Justin on upswing after foot injury
By davan[email protected]tionnews.com
Cricket is Justin Greaves’ life. Since he was six years old he has dreamt of representing his country, and eventually the Caribbean, through cricket. And just as he was about to make another step towards making that dream an even bigger reality, the unthinkable happened.
Greaves hurt his ankle, the day after he was selected to represent the Barbados senior team.
“In January this year I was called into the Barbados team and got injured the next day. I was devastated. I tore ligaments in my ankle, so I had to miss about three months of cricket,” he recalled.
The 24-year-old said it was the toughest three months of his life as he constantly worried about the future of his career.
“It was a very difficult time for me. At the start of the tournament I was a replacement for when some of the senior guys went on international duty and I told myself this was my opportunity to shine. Then in training I tore the ligaments in my ankle.
“The recovery was long, painful and a very depressing stage in my life. I had three months of therapy and lots of patience. This definitely taught me patience,” the Barbados cricketer said.
Luckily, he was able to recover and get back to training and playing. But Greaves said he has to always be mindful to put in the extra work to keep himself in tip top shape.
“The leg will never be 100 per cent. It’s one of those things you have to keep strengthening. Every day I have to keep doing my leg work. Can’t miss leg days at all,” he said with a hearty chuckle.
But why exactly did that injury bother Greaves so much mentally? It’s because he couldn’t ever imagine himself doing anything else.
“I’ve always loved cricket. I played in all the national age groups – Under 13, 15, 17, and 19. Finally played at the senior in 2016 here at Kensington Oval and that was a dream come true for me,” he said.
Greaves described his journey as an eventful one, filled with some ups and downs and many learning lessons.
“I’ve had some good days and bad days, but I take the good with the bad. I first made the team [senior] in 2012 after the West Indies Under-19 World Cup in Australia. Between 2012 and 2016 when I played my first game, it was always very difficult to make the final 11 because the team had in the likes of Carlos Brathwaithe and Jason Holder, and I pretty much play the same role as them. So I had to wait until they went on international duty to get my little sneak-in.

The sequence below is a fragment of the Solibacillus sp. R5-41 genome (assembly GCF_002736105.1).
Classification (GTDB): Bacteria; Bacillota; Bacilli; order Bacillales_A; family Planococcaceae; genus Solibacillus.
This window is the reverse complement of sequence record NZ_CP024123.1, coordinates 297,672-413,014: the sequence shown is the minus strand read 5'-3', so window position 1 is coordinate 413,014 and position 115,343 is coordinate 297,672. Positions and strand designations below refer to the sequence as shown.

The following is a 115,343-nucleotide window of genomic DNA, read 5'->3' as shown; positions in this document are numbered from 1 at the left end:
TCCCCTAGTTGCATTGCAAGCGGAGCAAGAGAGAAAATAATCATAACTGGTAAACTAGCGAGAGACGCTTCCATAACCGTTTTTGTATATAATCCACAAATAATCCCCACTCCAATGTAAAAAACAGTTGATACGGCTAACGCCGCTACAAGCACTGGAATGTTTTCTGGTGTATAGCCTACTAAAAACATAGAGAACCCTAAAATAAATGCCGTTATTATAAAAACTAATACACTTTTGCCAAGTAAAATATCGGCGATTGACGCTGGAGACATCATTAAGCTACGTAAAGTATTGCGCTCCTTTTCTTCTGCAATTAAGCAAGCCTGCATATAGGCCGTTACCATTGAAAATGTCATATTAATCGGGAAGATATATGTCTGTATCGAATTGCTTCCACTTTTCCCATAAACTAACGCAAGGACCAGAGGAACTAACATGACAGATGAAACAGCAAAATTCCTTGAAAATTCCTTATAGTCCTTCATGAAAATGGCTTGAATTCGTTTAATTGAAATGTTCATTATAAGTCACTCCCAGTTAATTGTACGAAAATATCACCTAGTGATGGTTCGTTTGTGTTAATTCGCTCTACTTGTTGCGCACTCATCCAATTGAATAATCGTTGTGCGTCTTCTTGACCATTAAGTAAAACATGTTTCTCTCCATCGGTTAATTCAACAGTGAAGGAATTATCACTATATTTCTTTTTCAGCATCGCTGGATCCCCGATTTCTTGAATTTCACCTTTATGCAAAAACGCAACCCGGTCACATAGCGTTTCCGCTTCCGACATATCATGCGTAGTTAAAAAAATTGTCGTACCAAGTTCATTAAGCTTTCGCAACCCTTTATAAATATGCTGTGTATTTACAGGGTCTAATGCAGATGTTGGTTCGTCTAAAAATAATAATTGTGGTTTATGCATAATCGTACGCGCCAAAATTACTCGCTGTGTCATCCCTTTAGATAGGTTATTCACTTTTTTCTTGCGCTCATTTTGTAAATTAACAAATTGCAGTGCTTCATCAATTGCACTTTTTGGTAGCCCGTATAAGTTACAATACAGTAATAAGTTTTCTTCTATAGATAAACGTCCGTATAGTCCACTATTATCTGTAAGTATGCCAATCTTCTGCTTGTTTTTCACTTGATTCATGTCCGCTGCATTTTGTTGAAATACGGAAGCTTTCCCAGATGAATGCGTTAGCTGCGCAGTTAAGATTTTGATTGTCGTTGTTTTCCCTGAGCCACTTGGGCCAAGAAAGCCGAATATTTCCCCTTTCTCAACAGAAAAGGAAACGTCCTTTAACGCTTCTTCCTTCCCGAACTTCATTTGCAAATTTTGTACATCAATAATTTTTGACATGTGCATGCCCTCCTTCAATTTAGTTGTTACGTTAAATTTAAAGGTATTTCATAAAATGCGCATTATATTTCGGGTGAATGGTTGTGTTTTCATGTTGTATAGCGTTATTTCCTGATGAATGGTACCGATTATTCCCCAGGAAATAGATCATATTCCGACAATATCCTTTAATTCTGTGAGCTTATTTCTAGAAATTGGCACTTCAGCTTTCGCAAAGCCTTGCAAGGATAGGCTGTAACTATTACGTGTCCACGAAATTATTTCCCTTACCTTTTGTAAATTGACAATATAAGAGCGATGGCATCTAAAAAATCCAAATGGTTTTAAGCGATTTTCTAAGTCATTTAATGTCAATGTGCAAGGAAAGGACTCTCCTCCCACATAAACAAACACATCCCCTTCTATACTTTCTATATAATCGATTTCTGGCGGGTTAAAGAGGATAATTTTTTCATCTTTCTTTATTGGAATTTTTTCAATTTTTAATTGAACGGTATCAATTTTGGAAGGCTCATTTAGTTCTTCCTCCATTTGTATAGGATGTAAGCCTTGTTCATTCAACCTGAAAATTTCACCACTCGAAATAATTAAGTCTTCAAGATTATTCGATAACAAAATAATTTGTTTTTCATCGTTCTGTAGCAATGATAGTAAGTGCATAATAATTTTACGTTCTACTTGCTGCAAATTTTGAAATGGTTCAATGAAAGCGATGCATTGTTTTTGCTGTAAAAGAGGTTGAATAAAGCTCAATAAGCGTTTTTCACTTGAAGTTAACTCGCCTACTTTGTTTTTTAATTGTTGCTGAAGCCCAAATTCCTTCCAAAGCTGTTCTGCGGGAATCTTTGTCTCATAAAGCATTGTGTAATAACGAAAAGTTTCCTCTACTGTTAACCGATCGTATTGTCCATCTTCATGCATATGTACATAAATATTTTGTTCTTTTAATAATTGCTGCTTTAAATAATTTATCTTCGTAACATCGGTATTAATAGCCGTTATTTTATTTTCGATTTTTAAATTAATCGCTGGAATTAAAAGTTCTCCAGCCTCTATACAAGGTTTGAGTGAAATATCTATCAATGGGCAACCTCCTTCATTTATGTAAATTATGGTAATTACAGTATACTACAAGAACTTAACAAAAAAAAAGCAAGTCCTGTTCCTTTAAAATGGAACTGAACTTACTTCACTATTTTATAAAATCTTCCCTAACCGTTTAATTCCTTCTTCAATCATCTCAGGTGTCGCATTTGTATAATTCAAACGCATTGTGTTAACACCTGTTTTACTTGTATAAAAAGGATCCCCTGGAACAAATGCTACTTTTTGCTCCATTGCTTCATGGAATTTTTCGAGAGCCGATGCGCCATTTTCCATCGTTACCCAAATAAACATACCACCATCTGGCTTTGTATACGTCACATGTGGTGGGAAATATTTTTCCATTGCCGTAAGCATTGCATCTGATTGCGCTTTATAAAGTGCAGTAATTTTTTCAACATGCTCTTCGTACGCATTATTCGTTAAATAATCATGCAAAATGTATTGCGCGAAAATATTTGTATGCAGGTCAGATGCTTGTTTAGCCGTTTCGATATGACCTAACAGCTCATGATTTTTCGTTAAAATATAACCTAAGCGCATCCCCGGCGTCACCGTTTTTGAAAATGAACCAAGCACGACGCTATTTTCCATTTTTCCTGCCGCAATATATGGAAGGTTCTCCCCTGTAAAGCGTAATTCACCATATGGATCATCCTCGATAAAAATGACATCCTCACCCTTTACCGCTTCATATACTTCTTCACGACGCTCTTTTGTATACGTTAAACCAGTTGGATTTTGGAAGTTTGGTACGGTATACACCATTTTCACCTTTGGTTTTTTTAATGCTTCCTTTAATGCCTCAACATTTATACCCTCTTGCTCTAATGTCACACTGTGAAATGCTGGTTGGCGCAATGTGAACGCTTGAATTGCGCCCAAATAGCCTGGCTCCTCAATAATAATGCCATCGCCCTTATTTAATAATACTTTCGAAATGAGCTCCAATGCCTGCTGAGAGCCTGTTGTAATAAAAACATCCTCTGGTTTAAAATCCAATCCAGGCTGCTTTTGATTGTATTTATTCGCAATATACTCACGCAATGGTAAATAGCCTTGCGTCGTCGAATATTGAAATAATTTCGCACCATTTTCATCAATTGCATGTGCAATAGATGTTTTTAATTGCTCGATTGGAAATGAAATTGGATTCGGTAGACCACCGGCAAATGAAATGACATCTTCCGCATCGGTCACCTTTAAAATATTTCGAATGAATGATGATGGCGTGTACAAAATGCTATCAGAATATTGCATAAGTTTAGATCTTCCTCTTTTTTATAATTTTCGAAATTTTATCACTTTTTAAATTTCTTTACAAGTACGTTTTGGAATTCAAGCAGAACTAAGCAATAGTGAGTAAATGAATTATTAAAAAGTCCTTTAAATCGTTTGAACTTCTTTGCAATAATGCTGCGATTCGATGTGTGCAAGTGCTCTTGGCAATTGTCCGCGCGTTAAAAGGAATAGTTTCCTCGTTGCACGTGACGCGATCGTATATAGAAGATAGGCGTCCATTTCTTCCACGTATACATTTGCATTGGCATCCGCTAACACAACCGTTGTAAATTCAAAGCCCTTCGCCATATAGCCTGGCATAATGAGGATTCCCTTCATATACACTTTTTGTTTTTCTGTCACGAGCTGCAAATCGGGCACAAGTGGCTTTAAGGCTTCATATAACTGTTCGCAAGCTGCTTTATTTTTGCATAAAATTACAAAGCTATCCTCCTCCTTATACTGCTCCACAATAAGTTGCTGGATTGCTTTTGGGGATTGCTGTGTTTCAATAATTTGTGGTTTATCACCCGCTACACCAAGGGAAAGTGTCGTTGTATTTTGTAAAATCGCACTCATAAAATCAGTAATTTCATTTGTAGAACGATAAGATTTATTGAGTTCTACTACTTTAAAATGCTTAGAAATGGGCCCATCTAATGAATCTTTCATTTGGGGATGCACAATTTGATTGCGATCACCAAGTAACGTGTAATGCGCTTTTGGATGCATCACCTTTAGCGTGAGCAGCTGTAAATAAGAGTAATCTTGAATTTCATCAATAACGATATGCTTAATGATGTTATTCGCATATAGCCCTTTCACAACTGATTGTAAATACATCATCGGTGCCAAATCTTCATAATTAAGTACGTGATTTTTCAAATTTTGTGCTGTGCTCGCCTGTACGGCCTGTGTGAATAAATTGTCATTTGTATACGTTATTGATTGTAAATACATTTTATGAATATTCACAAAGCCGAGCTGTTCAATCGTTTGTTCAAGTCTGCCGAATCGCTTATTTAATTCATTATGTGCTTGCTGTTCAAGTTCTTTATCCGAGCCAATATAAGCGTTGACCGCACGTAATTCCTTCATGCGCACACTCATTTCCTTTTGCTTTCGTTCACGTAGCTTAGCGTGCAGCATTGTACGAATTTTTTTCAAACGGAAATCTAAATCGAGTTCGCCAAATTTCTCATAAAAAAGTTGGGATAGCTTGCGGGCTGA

“It was disappointing not making the final 11 at times, but being around the guys I learnt a lot. So I wouldn’t say there were many downs outside of not performing some days, but I always learn from those mistakes and move on,” he added.
Greaves has also had the opportunity to play for the West Indies “B” team this year.
“I played for the West Indies “B” team on two occasions for the inaugural Global T20 in Canada. We came second,” he said.
So far, Greaves has been thoroughly enjoying his time.
“I’m definitely living my dream thus far. I’m enjoying every minute of it. There was nothing else I really wanted to do and I can only see myself going up from here,” he said with a smile. The WEEKEND NATION caught up with Greaves yesterday morning during a practice session at Kensington Oval, where he was hard at work for an upcoming tournament.
“There’s a four-day tournament coming up next week so I will be representing Barbados. The team was selected yesterday [Tuesday]. So hopefully I will be able to carry some good form from the local season into the regional cricket and perform at my greatest potential,” he said.
Greaves said he had high hopes of joining the West Indies senior team and fulfilling the other part of a lifelong dream.
“I would love to be in the West Indies in a few years but outside of that I would like to open my own academy in Barbados,” he said.
And outside of cricket, Greaves said coaching was the next best thing for him.
“I’ve been to England about five times playing professional cricket and while I was up there I got my Level II from the English Cricket Board (ECB), just trying to give myself options outside of playing cricket. I did physical education at Barbados Community College but I had to stop because of cricket. So I can always go back when I have the time,” he said.
He also noted that being able to bounce back to tip top shape wouldn’t have been possible without a group of people.
“Coaching wise I want to thank Roddy Estwick, Dexter Toppin, Vasbert Drakes, and Corey Collymoore. On the medical side, Jacquie King the physio who did a fantastic job over the three months trying to keep me sane and reminding me that everything was going to be okay,” he added.
“The recovery was long, painful and a very depressing stage in my life. I had three months of therapy and lots of patience. This definitely taught me patience,” said Justin Greaves of a painful cricket injury.